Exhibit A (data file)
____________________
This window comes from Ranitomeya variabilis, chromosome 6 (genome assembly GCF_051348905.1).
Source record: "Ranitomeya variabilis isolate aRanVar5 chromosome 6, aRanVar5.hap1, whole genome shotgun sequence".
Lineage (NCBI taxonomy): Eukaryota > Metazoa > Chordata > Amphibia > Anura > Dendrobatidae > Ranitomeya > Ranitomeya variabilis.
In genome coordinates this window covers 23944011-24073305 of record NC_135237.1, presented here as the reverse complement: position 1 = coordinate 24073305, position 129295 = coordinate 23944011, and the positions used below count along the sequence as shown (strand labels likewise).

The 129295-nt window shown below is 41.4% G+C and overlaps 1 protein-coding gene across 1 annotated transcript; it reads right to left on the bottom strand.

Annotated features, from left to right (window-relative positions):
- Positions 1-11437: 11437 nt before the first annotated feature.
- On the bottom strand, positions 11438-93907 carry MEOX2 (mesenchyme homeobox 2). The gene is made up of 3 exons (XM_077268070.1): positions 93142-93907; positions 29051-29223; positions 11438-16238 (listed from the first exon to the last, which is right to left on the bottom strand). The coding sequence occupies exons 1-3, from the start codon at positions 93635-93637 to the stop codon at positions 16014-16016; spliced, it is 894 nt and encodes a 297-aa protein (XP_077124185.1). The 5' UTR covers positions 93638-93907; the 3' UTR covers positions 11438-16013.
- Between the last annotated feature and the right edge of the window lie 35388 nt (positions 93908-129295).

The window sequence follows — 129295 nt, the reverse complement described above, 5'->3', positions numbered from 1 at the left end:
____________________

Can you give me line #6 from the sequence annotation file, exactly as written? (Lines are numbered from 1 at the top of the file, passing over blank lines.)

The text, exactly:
Annotated features, from left to right (window-relative positions):